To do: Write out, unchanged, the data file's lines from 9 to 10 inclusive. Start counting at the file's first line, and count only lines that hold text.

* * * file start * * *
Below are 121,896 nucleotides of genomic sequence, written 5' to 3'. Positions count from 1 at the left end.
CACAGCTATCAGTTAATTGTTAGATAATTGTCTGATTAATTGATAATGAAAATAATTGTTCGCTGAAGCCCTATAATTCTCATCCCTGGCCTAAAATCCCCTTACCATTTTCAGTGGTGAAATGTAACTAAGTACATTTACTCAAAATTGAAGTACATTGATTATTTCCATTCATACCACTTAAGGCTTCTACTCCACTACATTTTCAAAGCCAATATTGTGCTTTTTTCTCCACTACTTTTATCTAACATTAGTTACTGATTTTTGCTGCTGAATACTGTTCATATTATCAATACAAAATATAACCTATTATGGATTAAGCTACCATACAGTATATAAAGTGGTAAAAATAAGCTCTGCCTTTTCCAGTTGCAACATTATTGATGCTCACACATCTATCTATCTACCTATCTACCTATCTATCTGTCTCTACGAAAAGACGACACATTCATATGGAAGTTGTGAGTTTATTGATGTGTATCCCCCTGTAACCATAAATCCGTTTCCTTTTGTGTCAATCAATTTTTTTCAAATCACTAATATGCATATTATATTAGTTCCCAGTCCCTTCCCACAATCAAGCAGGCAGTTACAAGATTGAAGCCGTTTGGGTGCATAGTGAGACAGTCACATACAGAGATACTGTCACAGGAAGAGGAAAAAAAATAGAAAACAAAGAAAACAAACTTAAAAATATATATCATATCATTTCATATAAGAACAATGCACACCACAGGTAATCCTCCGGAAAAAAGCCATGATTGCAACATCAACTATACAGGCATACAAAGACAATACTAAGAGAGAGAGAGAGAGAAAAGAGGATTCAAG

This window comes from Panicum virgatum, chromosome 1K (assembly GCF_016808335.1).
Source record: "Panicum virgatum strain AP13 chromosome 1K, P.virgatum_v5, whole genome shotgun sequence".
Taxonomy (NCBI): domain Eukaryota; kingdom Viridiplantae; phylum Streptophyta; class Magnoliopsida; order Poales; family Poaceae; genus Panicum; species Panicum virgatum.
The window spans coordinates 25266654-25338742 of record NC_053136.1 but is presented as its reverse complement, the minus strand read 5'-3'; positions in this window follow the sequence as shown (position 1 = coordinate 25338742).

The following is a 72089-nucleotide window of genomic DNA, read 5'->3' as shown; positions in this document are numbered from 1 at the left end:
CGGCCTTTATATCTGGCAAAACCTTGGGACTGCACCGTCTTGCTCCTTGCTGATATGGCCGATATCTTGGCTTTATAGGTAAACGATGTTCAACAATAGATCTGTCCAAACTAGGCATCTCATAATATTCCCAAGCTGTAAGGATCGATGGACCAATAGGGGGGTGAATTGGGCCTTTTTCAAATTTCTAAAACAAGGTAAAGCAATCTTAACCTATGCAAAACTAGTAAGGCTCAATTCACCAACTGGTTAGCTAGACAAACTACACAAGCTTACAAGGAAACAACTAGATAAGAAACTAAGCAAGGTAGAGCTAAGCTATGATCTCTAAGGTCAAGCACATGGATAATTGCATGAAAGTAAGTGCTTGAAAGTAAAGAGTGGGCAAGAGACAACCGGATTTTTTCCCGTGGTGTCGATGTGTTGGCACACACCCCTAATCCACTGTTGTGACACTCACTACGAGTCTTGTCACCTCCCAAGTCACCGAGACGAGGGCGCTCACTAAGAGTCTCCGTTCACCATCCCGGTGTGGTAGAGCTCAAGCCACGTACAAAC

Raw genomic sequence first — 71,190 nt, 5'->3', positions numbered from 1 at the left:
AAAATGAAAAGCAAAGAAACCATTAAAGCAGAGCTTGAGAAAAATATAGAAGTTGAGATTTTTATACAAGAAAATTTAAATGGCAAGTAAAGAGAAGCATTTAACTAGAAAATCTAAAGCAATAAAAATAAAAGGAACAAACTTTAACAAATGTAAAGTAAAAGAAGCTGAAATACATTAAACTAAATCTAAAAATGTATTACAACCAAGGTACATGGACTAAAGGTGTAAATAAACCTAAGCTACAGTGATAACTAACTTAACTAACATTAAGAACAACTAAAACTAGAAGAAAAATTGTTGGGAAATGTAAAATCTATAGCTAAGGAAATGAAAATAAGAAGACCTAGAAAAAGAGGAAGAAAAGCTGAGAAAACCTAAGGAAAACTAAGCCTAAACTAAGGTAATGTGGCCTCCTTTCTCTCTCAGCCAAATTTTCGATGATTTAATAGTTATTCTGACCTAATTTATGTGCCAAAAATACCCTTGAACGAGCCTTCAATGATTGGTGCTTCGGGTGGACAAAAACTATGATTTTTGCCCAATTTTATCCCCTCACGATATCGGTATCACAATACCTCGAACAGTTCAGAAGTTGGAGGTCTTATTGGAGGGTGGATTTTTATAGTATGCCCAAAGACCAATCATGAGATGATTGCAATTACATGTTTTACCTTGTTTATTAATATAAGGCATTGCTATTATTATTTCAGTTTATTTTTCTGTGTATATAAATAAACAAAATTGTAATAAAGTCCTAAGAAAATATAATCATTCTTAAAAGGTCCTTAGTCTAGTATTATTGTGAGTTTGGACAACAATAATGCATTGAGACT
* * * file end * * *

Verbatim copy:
Raw genomic sequence first — 71,190 nt, 5'->3', positions numbered from 1 at the left:
AAAATGAAAAGCAAAGAAACCATTAAAGCAGAGCTTGAGAAAAATATAGAAGTTGAGATTTTTATACAAGAAAATTTAAATGGCAAGTAAAGAGAAGCATTTAACTAGAAAATCTAAAGCAATAAAAATAAAAGGAACAAACTTTAACAAATGTAAAGTAAAAGAAGCTGAAATACATTAAACTAAATCTAAAAATGTATTACAACCAAGGTACATGGACTAAAGGTGTAAATAAACCTAAGCTACAGTGATAACTAACTTAACTAACATTAAGAACAACTAAAACTAGAAGAAAAATTGTTGGGAAATGTAAAATCTATAGCTAAGGAAATGAAAATAAGAAGACCTAGAAAAAGAGGAAGAAAAGCTGAGAAAACCTAAGGAAAACTAAGCCTAAACTAAGGTAATGTGGCCTCCTTTCTCTCTCAGCCAAATTTTCGATGATTTAATAGTTATTCTGACCTAATTTATGTGCCAAAAATACCCTTGAACGAGCCTTCAATGATTGGTGCTTCGGGTGGACAAAAACTATGATTTTTGCCCAATTTTATCCCCTCACGATATCGGTATCACAATACCTCGAACAGTTCAGAAGTTGGAGGTCTTATTGGAGGGTGGATTTTTATAGTATGCCCAAAGACCAATCATGAGATGATTGCAATTACATGTTTTACCTTGTTTATTAATATAAGGCATTGCTATTATTATTTCAGTTTATTTTTCTGTGTATATAAATAAACAAAATTGTAATAAAGTCCTAAGAAAATATAATCATTCTTAAAAGGTCCTTAGTCTAGTATTATTGTGAGTTTGGACAACAATAATGCATTGAGACT